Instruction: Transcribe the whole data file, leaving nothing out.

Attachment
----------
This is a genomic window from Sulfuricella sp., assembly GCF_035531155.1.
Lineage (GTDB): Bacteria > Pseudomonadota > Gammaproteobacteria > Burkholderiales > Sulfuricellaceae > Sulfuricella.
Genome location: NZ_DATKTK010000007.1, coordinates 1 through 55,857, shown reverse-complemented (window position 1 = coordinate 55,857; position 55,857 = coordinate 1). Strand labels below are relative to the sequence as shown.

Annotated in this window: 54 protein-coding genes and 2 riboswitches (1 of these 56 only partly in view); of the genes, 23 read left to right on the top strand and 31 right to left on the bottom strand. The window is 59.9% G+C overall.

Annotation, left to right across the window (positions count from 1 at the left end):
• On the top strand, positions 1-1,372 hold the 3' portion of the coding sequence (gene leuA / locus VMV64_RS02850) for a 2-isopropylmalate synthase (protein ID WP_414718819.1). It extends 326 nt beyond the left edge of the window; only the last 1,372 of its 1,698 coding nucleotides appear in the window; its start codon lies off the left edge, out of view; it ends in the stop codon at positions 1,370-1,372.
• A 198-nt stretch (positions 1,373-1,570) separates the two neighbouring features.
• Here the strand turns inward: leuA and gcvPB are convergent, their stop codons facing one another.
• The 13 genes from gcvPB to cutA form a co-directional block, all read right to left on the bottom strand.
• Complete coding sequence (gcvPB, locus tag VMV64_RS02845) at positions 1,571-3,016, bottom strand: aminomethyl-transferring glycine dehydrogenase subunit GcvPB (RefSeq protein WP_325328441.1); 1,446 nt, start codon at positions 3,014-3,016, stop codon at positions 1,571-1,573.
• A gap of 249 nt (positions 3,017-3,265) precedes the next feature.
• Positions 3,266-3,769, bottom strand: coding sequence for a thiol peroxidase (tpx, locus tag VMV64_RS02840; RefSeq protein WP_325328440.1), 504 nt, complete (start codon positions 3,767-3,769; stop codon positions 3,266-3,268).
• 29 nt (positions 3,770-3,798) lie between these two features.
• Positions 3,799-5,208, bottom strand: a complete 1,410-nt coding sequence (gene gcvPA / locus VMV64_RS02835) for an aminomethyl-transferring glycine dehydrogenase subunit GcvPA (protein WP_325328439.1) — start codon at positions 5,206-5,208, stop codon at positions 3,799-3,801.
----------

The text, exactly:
This is a genomic window from Sulfuricella sp., assembly GCF_035531155.1.
Lineage (GTDB): Bacteria > Pseudomonadota > Gammaproteobacteria > Burkholderiales > Sulfuricellaceae > Sulfuricella.
Genome location: NZ_DATKTK010000007.1, coordinates 1 through 55,857, shown reverse-complemented (window position 1 = coordinate 55,857; position 55,857 = coordinate 1). Strand labels below are relative to the sequence as shown.

Annotated in this window: 54 protein-coding genes and 2 riboswitches (1 of these 56 only partly in view); of the genes, 23 read left to right on the top strand and 31 right to left on the bottom strand. The window is 59.9% G+C overall.

Annotation, left to right across the window (positions count from 1 at the left end):
• On the top strand, positions 1-1,372 hold the 3' portion of the coding sequence (gene leuA / locus VMV64_RS02850) for a 2-isopropylmalate synthase (protein ID WP_414718819.1). It extends 326 nt beyond the left edge of the window; only the last 1,372 of its 1,698 coding nucleotides appear in the window; its start codon lies off the left edge, out of view; it ends in the stop codon at positions 1,370-1,372.
• A 198-nt stretch (positions 1,373-1,570) separates the two neighbouring features.
• Here the strand turns inward: leuA and gcvPB are convergent, their stop codons facing one another.
• The 13 genes from gcvPB to cutA form a co-directional block, all read right to left on the bottom strand.
• Complete coding sequence (gcvPB, locus tag VMV64_RS02845) at positions 1,571-3,016, bottom strand: aminomethyl-transferring glycine dehydrogenase subunit GcvPB (RefSeq protein WP_325328441.1); 1,446 nt, start codon at positions 3,014-3,016, stop codon at positions 1,571-1,573.
• A gap of 249 nt (positions 3,017-3,265) precedes the next feature.
• Positions 3,266-3,769, bottom strand: coding sequence for a thiol peroxidase (tpx, locus tag VMV64_RS02840; RefSeq protein WP_325328440.1), 504 nt, complete (start codon positions 3,767-3,769; stop codon positions 3,266-3,268).
• 29 nt (positions 3,770-3,798) lie between these two features.
• Positions 3,799-5,208, bottom strand: a complete 1,410-nt coding sequence (gene gcvPA / locus VMV64_RS02835) for an aminomethyl-transferring glycine dehydrogenase subunit GcvPA (protein WP_325328439.1) — start codon at positions 5,206-5,208, stop codon at positions 3,799-3,801.